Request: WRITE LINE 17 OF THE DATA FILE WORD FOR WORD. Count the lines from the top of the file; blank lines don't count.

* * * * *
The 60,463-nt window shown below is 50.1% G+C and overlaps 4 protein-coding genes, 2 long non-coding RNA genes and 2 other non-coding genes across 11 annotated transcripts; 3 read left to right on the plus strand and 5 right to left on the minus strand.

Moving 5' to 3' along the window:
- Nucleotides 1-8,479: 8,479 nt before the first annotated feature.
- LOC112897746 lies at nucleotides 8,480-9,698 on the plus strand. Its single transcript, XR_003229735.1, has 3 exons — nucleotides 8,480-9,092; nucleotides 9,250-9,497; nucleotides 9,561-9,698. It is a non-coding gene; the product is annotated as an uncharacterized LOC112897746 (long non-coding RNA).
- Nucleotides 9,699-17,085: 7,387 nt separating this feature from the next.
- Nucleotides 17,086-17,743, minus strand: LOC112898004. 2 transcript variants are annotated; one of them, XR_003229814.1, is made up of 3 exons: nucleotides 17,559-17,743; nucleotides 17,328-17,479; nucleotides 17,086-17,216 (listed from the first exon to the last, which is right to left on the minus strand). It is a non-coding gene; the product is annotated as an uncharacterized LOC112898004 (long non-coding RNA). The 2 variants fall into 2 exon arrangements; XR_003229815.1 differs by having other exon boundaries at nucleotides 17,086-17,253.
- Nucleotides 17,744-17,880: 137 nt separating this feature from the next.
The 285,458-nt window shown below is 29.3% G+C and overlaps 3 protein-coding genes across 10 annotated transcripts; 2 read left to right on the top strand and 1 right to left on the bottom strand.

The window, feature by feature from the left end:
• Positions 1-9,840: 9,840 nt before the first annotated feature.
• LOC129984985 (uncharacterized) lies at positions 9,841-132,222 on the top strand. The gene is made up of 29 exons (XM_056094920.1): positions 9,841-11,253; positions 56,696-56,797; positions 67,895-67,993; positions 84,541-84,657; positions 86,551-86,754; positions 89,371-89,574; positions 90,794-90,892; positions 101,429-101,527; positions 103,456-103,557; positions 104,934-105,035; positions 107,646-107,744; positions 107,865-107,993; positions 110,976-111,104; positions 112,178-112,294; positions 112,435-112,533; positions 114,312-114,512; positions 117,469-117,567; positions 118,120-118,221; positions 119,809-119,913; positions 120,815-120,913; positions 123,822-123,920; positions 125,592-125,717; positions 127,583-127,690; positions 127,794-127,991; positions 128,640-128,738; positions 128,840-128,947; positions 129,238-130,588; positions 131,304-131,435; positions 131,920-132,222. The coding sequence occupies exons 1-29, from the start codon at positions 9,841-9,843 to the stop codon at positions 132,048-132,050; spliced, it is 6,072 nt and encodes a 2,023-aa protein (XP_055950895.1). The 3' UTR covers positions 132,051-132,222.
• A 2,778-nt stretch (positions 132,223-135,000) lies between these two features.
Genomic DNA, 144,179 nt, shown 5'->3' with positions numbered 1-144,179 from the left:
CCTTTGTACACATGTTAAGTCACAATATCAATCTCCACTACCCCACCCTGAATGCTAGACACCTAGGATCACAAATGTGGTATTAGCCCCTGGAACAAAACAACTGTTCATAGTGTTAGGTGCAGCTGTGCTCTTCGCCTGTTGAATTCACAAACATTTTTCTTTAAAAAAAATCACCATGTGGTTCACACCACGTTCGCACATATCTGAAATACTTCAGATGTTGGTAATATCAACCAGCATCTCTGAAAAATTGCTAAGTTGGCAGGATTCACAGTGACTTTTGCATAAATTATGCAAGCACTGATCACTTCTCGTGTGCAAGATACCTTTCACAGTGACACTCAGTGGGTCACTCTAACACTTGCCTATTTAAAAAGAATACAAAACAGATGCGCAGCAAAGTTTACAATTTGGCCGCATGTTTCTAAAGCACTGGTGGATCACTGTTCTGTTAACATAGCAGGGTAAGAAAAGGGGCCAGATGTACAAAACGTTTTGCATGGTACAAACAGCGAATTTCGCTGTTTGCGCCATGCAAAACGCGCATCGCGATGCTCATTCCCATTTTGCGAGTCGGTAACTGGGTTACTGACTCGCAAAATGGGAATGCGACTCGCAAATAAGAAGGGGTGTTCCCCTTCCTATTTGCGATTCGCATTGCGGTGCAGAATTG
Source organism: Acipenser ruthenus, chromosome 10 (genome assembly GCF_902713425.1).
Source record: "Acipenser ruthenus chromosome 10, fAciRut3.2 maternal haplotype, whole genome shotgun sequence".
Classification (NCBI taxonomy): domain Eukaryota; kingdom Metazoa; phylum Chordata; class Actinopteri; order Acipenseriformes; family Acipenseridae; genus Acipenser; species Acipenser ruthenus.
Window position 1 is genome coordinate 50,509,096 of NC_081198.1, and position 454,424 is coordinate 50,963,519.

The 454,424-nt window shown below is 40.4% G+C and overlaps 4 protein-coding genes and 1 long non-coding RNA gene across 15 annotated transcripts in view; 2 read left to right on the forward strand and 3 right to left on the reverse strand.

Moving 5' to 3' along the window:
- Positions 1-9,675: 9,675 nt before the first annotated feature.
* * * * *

Classification (NCBI taxonomy): domain Eukaryota; kingdom Metazoa; phylum Chordata; class Actinopteri; order Acipenseriformes; family Acipenseridae; genus Acipenser; species Acipenser ruthenus.